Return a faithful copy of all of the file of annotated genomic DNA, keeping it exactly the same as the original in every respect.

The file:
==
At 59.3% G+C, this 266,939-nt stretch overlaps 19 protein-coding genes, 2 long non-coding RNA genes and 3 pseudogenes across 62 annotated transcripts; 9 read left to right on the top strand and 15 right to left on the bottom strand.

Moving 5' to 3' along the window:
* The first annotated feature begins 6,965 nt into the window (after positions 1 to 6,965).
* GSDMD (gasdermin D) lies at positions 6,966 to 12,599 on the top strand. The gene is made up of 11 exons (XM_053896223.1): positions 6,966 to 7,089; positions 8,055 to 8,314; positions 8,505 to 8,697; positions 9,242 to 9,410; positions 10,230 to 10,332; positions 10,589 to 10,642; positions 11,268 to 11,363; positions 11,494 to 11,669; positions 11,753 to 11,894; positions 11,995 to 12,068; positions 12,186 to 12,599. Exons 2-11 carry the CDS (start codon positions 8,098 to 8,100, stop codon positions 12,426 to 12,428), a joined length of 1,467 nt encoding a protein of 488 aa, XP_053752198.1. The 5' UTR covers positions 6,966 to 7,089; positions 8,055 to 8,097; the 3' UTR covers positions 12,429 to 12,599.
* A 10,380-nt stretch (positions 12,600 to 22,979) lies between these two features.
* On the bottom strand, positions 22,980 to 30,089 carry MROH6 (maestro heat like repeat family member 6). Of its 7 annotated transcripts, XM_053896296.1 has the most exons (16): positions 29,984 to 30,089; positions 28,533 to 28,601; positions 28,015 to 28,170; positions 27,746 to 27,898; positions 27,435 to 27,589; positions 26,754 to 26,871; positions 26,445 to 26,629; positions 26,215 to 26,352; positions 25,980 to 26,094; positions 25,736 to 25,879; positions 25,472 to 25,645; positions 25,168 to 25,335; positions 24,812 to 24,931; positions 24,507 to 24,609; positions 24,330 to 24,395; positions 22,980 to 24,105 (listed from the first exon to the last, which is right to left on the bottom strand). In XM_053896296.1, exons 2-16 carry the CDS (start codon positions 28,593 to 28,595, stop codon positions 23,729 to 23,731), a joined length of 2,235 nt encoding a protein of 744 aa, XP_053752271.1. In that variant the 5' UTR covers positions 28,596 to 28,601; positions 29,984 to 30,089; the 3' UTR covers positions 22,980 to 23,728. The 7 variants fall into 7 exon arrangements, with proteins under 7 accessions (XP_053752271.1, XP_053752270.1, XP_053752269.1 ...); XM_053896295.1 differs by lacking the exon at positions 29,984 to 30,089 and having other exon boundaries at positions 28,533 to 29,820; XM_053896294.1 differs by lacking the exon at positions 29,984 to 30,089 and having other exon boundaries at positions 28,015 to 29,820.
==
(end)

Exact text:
At 59.3% G+C, this 266,939-nt stretch overlaps 19 protein-coding genes, 2 long non-coding RNA genes and 3 pseudogenes across 62 annotated transcripts; 9 read left to right on the top strand and 15 right to left on the bottom strand.

Moving 5' to 3' along the window:
* The first annotated feature begins 6,965 nt into the window (after positions 1 to 6,965).
* GSDMD (gasdermin D) lies at positions 6,966 to 12,599 on the top strand. The gene is made up of 11 exons (XM_053896223.1): positions 6,966 to 7,089; positions 8,055 to 8,314; positions 8,505 to 8,697; positions 9,242 to 9,410; positions 10,230 to 10,332; positions 10,589 to 10,642; positions 11,268 to 11,363; positions 11,494 to 11,669; positions 11,753 to 11,894; positions 11,995 to 12,068; positions 12,186 to 12,599. Exons 2-11 carry the CDS (start codon positions 8,098 to 8,100, stop codon positions 12,426 to 12,428), a joined length of 1,467 nt encoding a protein of 488 aa, XP_053752198.1. The 5' UTR covers positions 6,966 to 7,089; positions 8,055 to 8,097; the 3' UTR covers positions 12,429 to 12,599.
* A 10,380-nt stretch (positions 12,600 to 22,979) lies between these two features.
* On the bottom strand, positions 22,980 to 30,089 carry MROH6 (maestro heat like repeat family member 6). Of its 7 annotated transcripts, XM_053896296.1 has the most exons (16): positions 29,984 to 30,089; positions 28,533 to 28,601; positions 28,015 to 28,170; positions 27,746 to 27,898; positions 27,435 to 27,589; positions 26,754 to 26,871; positions 26,445 to 26,629; positions 26,215 to 26,352; positions 25,980 to 26,094; positions 25,736 to 25,879; positions 25,472 to 25,645; positions 25,168 to 25,335; positions 24,812 to 24,931; positions 24,507 to 24,609; positions 24,330 to 24,395; positions 22,980 to 24,105 (listed from the first exon to the last, which is right to left on the bottom strand). In XM_053896296.1, exons 2-16 carry the CDS (start codon positions 28,593 to 28,595, stop codon positions 23,729 to 23,731), a joined length of 2,235 nt encoding a protein of 744 aa, XP_053752271.1. In that variant the 5' UTR covers positions 28,596 to 28,601; positions 29,984 to 30,089; the 3' UTR covers positions 22,980 to 23,728. The 7 variants fall into 7 exon arrangements, with proteins under 7 accessions (XP_053752271.1, XP_053752270.1, XP_053752269.1 ...); XM_053896295.1 differs by lacking the exon at positions 29,984 to 30,089 and having other exon boundaries at positions 28,533 to 29,820; XM_053896294.1 differs by lacking the exon at positions 29,984 to 30,089 and having other exon boundaries at positions 28,015 to 29,820.